Transforming Our Image, Building Our Brand
The Education Advantage
by Valerie J. Gross
November 2012, 169pp, 7x10
1 volume, Libraries Unlimited

Paperback: 978-1-59884-770-3
$50, £38, 44€, A68
eBook Available: 978-1-59884-771-0
Please contact your preferred eBook vendor for pricing.

Those in the library profession have the power to permanently dispel all misperceptions about libraries, and be fully valued for what they do. How? By simply adopting a new approach that applies carefully selected words to enhance their perceived value, and to position libraries as the provider of what the world values most: education.

This book describes a groundbreaking concept that enables public libraries—and librarians—to become indispensable by following a "Three Pillars" educational approach, and by replacing traditional terms with powerful, intuitive, value-enhanced terminology that everyone understands.

While there is no question that what librarians and library professionals do is critically important, the ways in which these roles and responsibilities are described can mean the difference between being valued as essential to the community or considered optional. Something as simple as a choice of words can determine what is valued—and consequently what gets funded, and what gets canceled.

Transforming Our Image, Building Our Brand: The Education Advantage examines how the “Three Pillars” approach harnesses the power of language to enhance respect, generate increased perceived value, and garner funding. The power stems from positioning all that library professionals do under three, easy-to-remember “pillars,” and replacing typical library terms and phrases with bold, value-enhanced terminology that commands value—language that people outside of the field can immediately understand. This book is essential reading for public library staff members at all levels of the organization, especially those in leadership roles; and its root concepts are applicable for all other library types as well.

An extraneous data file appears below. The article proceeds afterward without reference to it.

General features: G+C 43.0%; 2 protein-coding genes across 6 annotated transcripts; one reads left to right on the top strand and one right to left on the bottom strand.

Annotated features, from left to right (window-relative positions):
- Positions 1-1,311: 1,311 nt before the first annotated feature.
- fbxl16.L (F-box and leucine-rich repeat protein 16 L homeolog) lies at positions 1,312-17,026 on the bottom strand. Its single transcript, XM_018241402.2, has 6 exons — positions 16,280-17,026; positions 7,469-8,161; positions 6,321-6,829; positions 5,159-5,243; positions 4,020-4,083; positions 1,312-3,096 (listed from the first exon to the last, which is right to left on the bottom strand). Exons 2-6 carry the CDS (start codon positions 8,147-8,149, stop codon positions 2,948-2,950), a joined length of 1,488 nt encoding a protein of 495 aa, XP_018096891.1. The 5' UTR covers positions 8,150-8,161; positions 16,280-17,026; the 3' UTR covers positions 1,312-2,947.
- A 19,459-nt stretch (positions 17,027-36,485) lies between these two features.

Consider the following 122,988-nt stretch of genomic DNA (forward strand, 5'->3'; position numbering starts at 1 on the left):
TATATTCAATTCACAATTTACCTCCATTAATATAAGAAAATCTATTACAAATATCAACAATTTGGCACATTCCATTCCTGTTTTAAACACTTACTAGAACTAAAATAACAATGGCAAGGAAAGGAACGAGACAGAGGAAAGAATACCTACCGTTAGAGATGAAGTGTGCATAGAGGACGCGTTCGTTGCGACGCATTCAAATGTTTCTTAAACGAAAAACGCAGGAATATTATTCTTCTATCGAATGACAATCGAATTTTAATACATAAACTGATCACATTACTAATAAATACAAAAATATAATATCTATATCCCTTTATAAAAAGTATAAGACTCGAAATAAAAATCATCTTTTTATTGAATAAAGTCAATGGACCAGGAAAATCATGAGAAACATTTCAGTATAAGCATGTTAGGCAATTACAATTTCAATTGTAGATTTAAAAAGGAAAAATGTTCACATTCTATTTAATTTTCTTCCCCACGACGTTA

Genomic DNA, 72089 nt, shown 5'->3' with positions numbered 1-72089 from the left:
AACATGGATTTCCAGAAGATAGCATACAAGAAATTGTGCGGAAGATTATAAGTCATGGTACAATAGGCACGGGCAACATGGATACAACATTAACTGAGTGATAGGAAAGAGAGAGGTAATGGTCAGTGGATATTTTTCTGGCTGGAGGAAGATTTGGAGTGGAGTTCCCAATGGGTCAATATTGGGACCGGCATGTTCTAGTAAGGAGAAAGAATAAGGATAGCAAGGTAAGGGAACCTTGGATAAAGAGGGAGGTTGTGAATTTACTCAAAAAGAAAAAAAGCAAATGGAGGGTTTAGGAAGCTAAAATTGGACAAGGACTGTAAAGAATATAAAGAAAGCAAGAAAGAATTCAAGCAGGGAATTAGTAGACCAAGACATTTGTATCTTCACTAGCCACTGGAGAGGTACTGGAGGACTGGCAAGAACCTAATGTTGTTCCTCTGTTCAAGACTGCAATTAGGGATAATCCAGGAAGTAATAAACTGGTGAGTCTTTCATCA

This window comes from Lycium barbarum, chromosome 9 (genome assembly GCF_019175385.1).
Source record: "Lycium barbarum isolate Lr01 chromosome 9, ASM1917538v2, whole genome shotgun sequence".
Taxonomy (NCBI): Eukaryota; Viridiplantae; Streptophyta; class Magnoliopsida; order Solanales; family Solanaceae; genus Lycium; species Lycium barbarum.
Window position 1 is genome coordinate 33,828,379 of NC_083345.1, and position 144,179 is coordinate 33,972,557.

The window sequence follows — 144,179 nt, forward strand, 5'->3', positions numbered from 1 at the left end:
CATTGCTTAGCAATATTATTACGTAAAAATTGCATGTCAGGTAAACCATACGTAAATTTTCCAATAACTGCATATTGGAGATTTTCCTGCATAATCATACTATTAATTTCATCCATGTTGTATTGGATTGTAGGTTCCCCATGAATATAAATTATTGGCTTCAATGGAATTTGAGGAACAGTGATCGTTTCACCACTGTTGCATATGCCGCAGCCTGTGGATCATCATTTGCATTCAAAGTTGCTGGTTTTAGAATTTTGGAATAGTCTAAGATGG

Valerie J. Gross, MM, MLS, JD, has served as president and CEO of Howard County Library System (HCLS) in Maryland since 2001. A passionate promoter of libraries, Gross has led the repositioning of HCLS as a major component of education, which has heightened respect, increased funding, and driven significant increases in annual usage statistics, achieving for HCLS the prestigious status as best library system in North America from the continent's 21,000 public and academic library systems (2013 Library of the Year, Gale/Library Journal). She is recipient of the 2012 and 2010 Public Libraries Feature Article Contest award and was honored as a Library Journal Mover and Shaker in 2004. Gross holds master's degrees in music and library science as well as a doctorate of jurisprudence. Her published works include several articles in Public Libraries and Children & Libraries, the Journal of the Association for Library Service to Children.


"Informative and approachable, this resource offers many suggestions to better help the public understand the role of libraries. This, in turn, helps with funding and more."—VOYA, April 1, 2013

"I was completely blown away. Gross articulates exactly how public libraries should be presenting themselves to the community for what we are already doing. A passionate treatise of our educational value. "—Laura Raphael, Readers' Library Department, Central Library, Tulsa City County Library, Oklahoma

"The best change initiative for public libraries that I can remember."—Barbara Dimick, former Director, Madison Public Library, Wisconsin

"[A] 21st-century library model, with a position, doctrine, purpose, and curriculum worthy of study and consideration by every other library in America, if not the world.” —Library Journal’s June 15, 2013 feature article by John N. Berry, “2013 Gale/LJ Library of the Year: Howard County Library System, MD,” p. 33.

"Applying the Transforming Our Image words and attitudes resulted in our receiving budget increases when every other library in our area continued to see dramatic funding cuts." —Delane James, Buckham Memorial Library Director, Chair of the Public Library Division of the Minnesota Library Association

"I am reading Transforming Our Image and I can’t put it down. I’m writing notes like crazy. It makes absolute sense. This will be our foundation from now on." —Mindy Kittay, County Librarian, County of Mendocino Library District, Ukiah, California

"This is an excellent resource for rebranding libraries and everyone in the library field should read it. In fact, we at the Chicago Public Library made it required reading for our entire leadership team."— customer
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